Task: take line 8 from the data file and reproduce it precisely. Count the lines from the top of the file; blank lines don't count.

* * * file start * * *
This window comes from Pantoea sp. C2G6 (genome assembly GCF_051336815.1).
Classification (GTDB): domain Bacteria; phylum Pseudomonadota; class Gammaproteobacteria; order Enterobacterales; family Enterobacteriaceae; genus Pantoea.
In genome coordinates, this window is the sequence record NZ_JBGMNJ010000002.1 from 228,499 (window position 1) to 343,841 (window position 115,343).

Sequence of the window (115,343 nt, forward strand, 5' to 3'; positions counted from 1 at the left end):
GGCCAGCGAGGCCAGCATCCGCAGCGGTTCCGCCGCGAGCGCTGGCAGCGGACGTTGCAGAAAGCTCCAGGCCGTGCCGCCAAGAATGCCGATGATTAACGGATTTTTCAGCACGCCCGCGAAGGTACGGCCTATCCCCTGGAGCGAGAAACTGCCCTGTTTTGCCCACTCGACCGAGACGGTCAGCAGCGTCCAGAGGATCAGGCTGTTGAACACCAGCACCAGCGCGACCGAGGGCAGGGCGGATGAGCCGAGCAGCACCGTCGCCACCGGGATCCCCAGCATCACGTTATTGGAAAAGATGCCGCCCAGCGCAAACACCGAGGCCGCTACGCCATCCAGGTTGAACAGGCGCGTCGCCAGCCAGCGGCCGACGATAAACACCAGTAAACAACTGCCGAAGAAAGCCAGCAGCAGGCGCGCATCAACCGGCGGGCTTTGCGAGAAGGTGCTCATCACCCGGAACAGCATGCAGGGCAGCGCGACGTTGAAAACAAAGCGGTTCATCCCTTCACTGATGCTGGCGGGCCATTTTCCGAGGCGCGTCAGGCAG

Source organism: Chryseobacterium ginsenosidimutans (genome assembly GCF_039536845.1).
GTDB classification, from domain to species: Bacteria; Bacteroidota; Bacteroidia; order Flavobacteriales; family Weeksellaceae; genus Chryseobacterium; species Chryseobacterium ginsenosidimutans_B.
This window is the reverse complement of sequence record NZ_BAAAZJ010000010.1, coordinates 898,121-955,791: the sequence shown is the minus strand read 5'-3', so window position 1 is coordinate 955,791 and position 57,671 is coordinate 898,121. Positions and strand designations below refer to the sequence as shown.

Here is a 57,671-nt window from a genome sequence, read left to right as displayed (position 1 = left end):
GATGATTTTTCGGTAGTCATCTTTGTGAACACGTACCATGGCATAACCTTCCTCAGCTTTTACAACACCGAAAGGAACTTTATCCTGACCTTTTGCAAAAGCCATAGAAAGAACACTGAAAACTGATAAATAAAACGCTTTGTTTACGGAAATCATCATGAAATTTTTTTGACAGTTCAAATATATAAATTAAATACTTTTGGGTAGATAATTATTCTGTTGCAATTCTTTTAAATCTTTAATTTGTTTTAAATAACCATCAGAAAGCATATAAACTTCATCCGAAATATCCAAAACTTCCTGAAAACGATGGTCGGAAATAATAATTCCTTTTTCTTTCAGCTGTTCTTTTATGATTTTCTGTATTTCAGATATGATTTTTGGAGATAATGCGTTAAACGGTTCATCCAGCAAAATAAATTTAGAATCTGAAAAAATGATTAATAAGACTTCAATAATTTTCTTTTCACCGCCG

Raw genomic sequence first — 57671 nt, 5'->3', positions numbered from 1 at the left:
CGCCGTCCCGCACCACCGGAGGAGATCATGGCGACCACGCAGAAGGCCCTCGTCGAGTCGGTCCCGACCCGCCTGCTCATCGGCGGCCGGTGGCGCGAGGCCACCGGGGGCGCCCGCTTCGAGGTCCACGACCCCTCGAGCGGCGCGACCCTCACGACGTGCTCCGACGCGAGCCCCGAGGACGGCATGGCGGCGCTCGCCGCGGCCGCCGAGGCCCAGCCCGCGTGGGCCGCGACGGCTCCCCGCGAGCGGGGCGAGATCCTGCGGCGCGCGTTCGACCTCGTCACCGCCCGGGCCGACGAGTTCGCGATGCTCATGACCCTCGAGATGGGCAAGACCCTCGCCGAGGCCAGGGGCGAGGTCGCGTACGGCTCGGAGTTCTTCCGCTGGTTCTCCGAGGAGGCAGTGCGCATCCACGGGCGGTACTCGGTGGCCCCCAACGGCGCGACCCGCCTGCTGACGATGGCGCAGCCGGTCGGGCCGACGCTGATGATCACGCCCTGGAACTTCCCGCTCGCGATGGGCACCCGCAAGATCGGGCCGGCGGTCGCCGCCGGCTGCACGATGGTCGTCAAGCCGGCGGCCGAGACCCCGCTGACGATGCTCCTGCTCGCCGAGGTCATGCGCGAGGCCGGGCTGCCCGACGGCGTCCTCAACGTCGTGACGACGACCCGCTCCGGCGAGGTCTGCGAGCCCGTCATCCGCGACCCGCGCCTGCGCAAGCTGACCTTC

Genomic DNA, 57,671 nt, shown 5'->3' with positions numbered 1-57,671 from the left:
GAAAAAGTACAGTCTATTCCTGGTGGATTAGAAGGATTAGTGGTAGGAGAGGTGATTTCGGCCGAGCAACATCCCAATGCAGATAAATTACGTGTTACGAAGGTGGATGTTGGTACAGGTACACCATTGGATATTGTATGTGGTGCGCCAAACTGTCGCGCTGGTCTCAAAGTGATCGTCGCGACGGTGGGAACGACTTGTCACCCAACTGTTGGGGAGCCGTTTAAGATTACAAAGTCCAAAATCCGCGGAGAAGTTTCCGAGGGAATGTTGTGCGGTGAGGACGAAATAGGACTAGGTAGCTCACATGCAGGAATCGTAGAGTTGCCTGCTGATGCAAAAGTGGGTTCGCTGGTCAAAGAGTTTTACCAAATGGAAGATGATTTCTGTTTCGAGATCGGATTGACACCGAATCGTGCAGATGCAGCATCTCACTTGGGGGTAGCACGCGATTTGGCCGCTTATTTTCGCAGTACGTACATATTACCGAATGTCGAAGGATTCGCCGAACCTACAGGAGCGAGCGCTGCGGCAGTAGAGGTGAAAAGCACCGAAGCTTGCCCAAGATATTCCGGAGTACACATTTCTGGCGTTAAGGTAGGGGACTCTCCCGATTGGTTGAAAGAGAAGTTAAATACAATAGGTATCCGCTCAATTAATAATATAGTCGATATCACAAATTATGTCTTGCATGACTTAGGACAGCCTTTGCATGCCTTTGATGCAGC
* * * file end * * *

This window is the reverse complement of sequence record NZ_BAAAZJ010000010.1, coordinates 898,121-955,791: the sequence shown is the minus strand read 5'-3', so window position 1 is coordinate 955,791 and position 57,671 is coordinate 898,121. Positions and strand designations below refer to the sequence as shown.